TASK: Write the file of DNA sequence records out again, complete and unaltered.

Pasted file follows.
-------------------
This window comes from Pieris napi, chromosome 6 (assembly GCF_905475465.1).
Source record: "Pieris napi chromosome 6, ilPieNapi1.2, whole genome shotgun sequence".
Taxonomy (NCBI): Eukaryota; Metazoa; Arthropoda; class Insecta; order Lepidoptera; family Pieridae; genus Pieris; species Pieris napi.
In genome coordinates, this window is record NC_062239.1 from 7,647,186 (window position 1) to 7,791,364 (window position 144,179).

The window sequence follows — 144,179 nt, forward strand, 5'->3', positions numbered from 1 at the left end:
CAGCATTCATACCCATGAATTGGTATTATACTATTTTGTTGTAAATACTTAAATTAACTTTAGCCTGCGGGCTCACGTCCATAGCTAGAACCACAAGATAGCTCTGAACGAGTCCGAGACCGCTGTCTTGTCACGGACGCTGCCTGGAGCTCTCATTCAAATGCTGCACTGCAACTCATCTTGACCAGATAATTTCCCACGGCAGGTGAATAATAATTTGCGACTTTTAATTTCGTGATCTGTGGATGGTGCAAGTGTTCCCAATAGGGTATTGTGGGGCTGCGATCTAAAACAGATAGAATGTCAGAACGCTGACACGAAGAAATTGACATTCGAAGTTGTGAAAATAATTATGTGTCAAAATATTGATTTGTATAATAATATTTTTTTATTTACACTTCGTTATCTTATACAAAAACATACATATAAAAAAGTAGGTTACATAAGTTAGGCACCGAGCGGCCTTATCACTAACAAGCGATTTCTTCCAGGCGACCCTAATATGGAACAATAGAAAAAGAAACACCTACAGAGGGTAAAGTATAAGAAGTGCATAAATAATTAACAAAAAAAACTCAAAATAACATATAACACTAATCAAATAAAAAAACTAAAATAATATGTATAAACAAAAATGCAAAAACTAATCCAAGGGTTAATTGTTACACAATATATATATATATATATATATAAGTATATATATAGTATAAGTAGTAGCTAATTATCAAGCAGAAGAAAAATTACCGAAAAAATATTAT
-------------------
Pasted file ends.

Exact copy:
This window comes from Pieris napi, chromosome 6 (assembly GCF_905475465.1).
Source record: "Pieris napi chromosome 6, ilPieNapi1.2, whole genome shotgun sequence".
Taxonomy (NCBI): Eukaryota; Metazoa; Arthropoda; class Insecta; order Lepidoptera; family Pieridae; genus Pieris; species Pieris napi.
In genome coordinates, this window is record NC_062239.1 from 7,647,186 (window position 1) to 7,791,364 (window position 144,179).

The window sequence follows — 144,179 nt, forward strand, 5'->3', positions numbered from 1 at the left end:
CAGCATTCATACCCATGAATTGGTATTATACTATTTTGTTGTAAATACTTAAATTAACTTTAGCCTGCGGGCTCACGTCCATAGCTAGAACCACAAGATAGCTCTGAACGAGTCCGAGACCGCTGTCTTGTCACGGACGCTGCCTGGAGCTCTCATTCAAATGCTGCACTGCAACTCATCTTGACCAGATAATTTCCCACGGCAGGTGAATAATAATTTGCGACTTTTAATTTCGTGATCTGTGGATGGTGCAAGTGTTCCCAATAGGGTATTGTGGGGCTGCGATCTAAAACAGATAGAATGTCAGAACGCTGACACGAAGAAATTGACATTCGAAGTTGTGAAAATAATTATGTGTCAAAATATTGATTTGTATAATAATATTTTTTTATTTACACTTCGTTATCTTATACAAAAACATACATATAAAAAAGTAGGTTACATAAGTTAGGCACCGAGCGGCCTTATCACTAACAAGCGATTTCTTCCAGGCGACCCTAATATGGAACAATAGAAAAAGAAACACCTACAGAGGGTAAAGTATAAGAAGTGCATAAATAATTAACAAAAAAAACTCAAAATAACATATAACACTAATCAAATAAAAAAACTAAAATAATATGTATAAACAAAAATGCAAAAACTAATCCAAGGGTTAATTGTTACACAATATATATATATATATATATATAAGTATATATATAGTATAAGTAGTAGCTAATTATCAAGCAGAAGAAAAATTACCGAAAAAATATTAT